Author Archives: M. D. Benoit

Sagrada Familia

We left the visit to the Basilica almost to the end of our trip, not out of choice but because they were booked a month ahead. We ended up with a 5:15pm time slot and were afraid it would be … Continue reading

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Poblenou Cemetery

Our next foray into the life and history of Barcelona was a visit to the Cemetery of Poblenou (meaning new town), the oldest cemetery in Barcelona, created in 1775 by Barcelona’s Bishop Josep Climent as a solution to the lack … Continue reading

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A Question of Art

There are times when what is called art baffles me. People a lot more knowledgeable than me have asked the question: what makes something art? Obviously they’ve answered it, because museums and art galleries are full of paintings, sculpture, etc. … Continue reading

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The Grande Dame of Avenues

The grande dame of Avenues Starting from the main Plaza, Plaça de Catalunya and heading north is Barcelona’s largest, most imposing of avenues, the Passeig de Gracià. Originally known as the “Camino de Jesus,” it was the only road leading … Continue reading

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A Tale of Two Churches

La Seu, the Cathedral of Barcelona, is one of the important examples of the Catalan Gothic style, which is plainer and flatter than regular Gothic churches. It is one of the oldest churches in Spain, having been built on two … Continue reading

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Sunshine and Water

Sunshine with only a few clouds. Light wind. 23C. Time to hit Barcelona’s beach. Or should I say:beaches. We started in Port Vell (Old Port) where the industrial waterfront was replaced by the Port Olympic (for the 1992 Summer Olympics) … Continue reading

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A Story of Giants

Today, 24 September, is the official feast-day of La Mercè, the Virgin of Mercy. Many events are happening through the city of Barcelona but we got up early to go see the “Passada de Gegans i Capgrossos” in the Plaça … Continue reading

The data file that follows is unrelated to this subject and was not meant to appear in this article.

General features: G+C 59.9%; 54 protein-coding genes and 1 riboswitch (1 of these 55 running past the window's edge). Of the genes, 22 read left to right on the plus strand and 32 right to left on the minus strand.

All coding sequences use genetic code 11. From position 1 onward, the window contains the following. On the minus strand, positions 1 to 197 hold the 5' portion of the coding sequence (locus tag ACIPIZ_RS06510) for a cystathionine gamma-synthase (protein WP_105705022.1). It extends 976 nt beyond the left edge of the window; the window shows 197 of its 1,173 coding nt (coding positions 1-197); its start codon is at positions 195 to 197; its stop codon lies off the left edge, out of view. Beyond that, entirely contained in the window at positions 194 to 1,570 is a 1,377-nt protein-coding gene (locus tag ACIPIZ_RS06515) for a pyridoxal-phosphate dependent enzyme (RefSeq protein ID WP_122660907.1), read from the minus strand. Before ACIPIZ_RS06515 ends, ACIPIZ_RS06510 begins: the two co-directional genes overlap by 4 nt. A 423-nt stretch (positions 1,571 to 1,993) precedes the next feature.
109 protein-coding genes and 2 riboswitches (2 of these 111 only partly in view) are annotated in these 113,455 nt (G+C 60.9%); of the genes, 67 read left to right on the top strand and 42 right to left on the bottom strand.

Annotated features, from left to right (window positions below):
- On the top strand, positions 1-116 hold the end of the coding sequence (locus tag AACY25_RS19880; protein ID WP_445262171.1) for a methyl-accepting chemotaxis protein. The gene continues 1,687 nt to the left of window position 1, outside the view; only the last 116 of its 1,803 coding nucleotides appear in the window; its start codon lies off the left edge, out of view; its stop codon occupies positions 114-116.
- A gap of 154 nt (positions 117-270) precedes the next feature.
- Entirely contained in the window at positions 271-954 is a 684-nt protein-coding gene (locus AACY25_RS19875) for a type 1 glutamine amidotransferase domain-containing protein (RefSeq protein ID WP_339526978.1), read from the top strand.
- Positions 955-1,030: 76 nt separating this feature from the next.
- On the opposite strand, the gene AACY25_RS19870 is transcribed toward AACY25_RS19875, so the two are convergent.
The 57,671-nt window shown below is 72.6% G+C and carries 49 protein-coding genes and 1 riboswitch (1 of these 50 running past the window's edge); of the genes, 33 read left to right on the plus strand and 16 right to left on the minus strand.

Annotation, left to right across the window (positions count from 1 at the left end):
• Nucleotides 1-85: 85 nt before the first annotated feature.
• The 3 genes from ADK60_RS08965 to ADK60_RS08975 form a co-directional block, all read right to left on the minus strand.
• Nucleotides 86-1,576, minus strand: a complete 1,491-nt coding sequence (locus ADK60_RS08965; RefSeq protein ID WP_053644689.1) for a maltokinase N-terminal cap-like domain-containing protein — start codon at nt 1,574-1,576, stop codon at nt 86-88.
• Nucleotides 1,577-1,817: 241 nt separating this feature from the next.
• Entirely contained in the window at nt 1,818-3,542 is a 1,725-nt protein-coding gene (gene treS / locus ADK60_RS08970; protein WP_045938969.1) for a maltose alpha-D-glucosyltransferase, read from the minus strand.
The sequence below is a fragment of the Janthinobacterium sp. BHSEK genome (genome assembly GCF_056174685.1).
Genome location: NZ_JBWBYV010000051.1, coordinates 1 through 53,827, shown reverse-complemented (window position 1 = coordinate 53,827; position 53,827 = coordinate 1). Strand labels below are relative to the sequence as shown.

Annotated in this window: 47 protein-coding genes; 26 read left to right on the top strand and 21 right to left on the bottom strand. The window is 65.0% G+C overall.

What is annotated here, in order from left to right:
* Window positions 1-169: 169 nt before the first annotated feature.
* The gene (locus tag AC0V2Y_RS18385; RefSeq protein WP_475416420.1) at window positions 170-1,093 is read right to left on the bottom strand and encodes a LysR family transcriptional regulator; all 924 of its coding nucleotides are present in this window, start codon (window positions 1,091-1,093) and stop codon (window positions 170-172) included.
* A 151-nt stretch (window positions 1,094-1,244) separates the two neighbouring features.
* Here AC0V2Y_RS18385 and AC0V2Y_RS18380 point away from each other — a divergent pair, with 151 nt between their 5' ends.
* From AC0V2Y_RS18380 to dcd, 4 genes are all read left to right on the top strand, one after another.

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Barcelona: First few hours

We arrived in Barcelona around noon, under grey, menacing skies, and humid heat. During our taxi ride to our apartment, right away the feel of the city seemed different than any others. The city felt charged, just like the forecast … Continue reading

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Aranjuez

Half an hour of train and we found ourselves in Aranjuez, one of the sites the Spanish royalty liked to summer in. Going there, I expected the usual: a castle or palace at the top of a hill surrounded by … Continue reading

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National Archaeology Museum

Lodged in an imposing Palace that took 30 years to build, the Madrid Archeological Museum is a marvel of contemporary architecture inside, contrasting with the artifacts it shows. The cases holding the unbelievably old pieces — some as old as … Continue reading

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Sorolla Museum

For our first outing in Madrid, we optedto go see the Sorolla Museum, somewhat out of the beaten trail. Having admired one of Sorolla’s painting at the Prado last year, we wanted more.The museum did not disappoint. Joaquín Sorolla y … Continue reading

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Segovia

While shopping for a Talavera plate to add to our collection, the owner of the shop recommended the town of Segovia to us. We wanted to do something for our last week in Spain and follow his advice. It’s a … Continue reading

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Toledo

Although there’s still many things to see and do in Madrid, we decided to go further afield to Toledo. The trip is only 30 minutes by a fast train and the town is an easy twenty minutes walk – if … Continue reading

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Madrid’s Museo Naval

Humbly situated near the Prado, Madrid’s Naval Museum barely stands a chance against the reputation and grandeur of its neighbour. It does make an effort, boldly claiming its space in large letters on its facade. Personally, I preferred the copper … Continue reading

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Campo del Moro

It’s easy to combine a visit to the Templo de Debod with a stroll in the Parque del Oeste and get a photo opportunity to snap the Palacio Real with the Catedral de la Almudena in the background. The temple, … Continue reading

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